3) reliability is king when it’s 11:30 and you are up waiting for her.
4) tracking systems are sneaky but bring peace of mind. Never tell anyone including your wife about it.
5) Hyundai Elantra, but I’ve said that many times before.
6) AAA, $30 in glove box plus a cheap cell phone, and pepper spray (2).
7) spare tire with inflator and triangles, water.
I wonder if the trail rated Jeeps consider the effects of Daylight Savings Time in their certifications. You know, it affects the environment in many negative ways. It could also affect SUVs (Trail-Rated or not).
After she gets the car, I would suggest my wife's system. Have someone sleep in her bed so you know when she gets home.
It might be wise to send her to a driving school (for example, the Bob Bondurant school, or one similar). Proper car control and accident avoidance skills would help keep her safe.
True story: was out for a jog a few years ago, and a young female driver spun and flipped her SUV right in front of me making a left out of a T junction from a stopped position -slick rainy day - no joke! She was unhurt but that should be a lesson.
Best car for a new driver is a late model Accord or Camry with a 4 cylinder engine. Well engineered, reliable, low center of gravity, and not too powerful. Enough safety as well. And not expensive.
Used Honda Accord, 2 or 4 doors, depending or her preference for style.
Go stick if she wants to learn, automatic if she doesn't.
ok looking, bulletproof, not crazy expensive to repair and 5 star safety rating.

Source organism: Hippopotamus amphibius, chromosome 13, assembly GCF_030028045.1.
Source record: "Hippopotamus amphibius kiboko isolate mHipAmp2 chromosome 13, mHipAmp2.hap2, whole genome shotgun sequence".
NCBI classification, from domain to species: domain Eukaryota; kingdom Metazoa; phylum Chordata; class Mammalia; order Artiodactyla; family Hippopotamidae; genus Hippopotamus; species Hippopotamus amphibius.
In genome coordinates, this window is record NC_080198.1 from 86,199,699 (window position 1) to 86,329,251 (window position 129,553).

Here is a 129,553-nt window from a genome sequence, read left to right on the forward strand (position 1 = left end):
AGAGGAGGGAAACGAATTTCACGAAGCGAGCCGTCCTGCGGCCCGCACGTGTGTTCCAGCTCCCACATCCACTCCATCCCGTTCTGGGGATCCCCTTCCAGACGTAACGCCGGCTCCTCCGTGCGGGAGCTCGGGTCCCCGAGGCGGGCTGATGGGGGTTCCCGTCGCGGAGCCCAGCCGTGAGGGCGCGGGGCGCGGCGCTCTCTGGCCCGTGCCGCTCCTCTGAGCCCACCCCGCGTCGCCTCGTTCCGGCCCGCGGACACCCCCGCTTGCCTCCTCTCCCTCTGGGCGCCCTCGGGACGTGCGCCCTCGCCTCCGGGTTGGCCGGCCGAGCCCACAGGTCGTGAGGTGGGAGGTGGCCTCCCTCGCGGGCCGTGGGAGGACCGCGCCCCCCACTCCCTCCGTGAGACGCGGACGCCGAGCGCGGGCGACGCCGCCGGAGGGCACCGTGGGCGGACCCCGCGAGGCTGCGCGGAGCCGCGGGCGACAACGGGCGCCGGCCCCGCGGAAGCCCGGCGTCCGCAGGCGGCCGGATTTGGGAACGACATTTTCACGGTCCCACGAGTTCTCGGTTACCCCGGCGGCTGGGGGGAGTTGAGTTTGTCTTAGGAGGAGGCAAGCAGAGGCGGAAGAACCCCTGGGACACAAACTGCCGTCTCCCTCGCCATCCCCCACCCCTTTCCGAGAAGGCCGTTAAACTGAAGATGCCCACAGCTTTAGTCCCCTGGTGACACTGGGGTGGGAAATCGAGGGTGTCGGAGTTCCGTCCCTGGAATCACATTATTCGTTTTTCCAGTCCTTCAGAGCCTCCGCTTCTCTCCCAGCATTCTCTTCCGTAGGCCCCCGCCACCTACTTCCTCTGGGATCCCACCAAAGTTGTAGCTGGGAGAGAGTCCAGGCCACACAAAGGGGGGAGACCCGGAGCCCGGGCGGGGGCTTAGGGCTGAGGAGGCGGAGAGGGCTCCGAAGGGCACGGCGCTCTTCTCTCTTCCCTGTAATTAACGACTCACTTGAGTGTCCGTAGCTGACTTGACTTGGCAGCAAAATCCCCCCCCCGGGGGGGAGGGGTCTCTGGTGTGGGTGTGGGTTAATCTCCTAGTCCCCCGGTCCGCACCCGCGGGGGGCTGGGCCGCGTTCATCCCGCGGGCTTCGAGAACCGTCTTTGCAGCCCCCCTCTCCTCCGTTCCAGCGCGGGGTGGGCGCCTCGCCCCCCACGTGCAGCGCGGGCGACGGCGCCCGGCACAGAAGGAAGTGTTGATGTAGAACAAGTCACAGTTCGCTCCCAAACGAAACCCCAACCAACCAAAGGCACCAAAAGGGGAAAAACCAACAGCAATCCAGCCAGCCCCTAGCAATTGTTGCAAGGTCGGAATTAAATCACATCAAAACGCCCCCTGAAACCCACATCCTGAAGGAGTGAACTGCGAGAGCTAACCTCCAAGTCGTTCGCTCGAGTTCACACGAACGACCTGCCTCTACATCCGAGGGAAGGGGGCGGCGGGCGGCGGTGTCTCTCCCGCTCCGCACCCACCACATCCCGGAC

both my teenage sons (at the time) learned on, and then drove Hondas. We got 14 years out of the Civic and 140K miles while teaching multiple kids in it. Both boys were in accidents in the car, both escaped without a scratch, second accident totaled the car, when my older son, who was still driving it full time, was 28.
Very popular in Europe.
How come no mention of the VW Golf? Very popular here with big wheels, aggressive front spoiler and sills combined with the 1.4 litre engine.
And how come no mention of the MX5; are these not popular in the US. I think an MX5 would make a great car.
R129 Mercedes SL's are extremely well engineered, very reliable, and very very cheap.
If you read the whole thread, you'll see it's a first car for a teenage girl who's not a gear head but is badge conscious. Slammed golf would probably not be the badge she's looking for. I wouldn't put my daughter in something as small as a miata, or a mini either for that matter.
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VW Golfs are cool here. Still seen as classless and desirable.
I don't claim to know understand what the very young see as cool. I saw Dior chauffeuring young vloggers in Paris in large black Mercedes vans with leather and wood interiors in the cargo section. They were going totally nuts over the vans and I was confused.
Spoiled is okay so long as she understands that she is spoiled. Back in 1990 or so, my sister's first car was an '88ish IROC Camaro. No tickets, no accidents, and she kept the thing clean as a whistle.
2014+ Kia Soul.
Neat looking inside and out, very nice to drive, good outwards visibility, airbags everywhere, can get with all sorts of options including AC'd seats and pano sunroof, very good infotainment system.
Don't know where you are but you can easily find a well equipped, mid-spec "+' model with decent mileage for <$12k. Top spec "!" model with leather and all the goodies will have a little higher miles at the price.
There must be a cultural element to that, the norm in the US, because the opposite is common in Europe, and I doubt the parents are less caring on the whole.